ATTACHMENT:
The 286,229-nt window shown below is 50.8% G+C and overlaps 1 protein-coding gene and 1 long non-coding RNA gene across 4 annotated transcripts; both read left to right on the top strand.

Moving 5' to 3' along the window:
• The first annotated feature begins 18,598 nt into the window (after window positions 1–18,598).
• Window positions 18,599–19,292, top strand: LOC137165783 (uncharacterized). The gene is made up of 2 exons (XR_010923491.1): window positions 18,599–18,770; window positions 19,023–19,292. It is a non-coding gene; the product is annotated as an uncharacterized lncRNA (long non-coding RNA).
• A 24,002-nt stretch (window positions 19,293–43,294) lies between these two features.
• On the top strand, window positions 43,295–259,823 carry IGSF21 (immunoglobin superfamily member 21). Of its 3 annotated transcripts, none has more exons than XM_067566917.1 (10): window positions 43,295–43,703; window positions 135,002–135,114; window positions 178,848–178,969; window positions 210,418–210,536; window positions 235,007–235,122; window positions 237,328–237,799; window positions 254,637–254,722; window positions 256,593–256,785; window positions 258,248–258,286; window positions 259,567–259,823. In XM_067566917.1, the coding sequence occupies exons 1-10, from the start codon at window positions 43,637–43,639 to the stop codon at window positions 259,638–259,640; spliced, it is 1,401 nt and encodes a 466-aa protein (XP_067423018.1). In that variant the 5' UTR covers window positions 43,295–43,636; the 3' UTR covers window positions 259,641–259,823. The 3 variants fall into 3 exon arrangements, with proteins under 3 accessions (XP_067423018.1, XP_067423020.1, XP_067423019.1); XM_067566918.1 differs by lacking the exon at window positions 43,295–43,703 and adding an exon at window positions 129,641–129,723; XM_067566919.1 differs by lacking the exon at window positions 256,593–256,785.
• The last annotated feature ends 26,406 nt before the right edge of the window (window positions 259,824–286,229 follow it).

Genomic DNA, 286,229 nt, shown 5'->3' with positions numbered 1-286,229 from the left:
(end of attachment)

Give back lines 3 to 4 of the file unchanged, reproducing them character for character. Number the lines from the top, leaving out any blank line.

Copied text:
• The first annotated feature begins 18,598 nt into the window (after window positions 1–18,598).
• Window positions 18,599–19,292, top strand: LOC137165783 (uncharacterized). The gene is made up of 2 exons (XR_010923491.1): window positions 18,599–18,770; window positions 19,023–19,292. It is a non-coding gene; the product is annotated as an uncharacterized lncRNA (long non-coding RNA).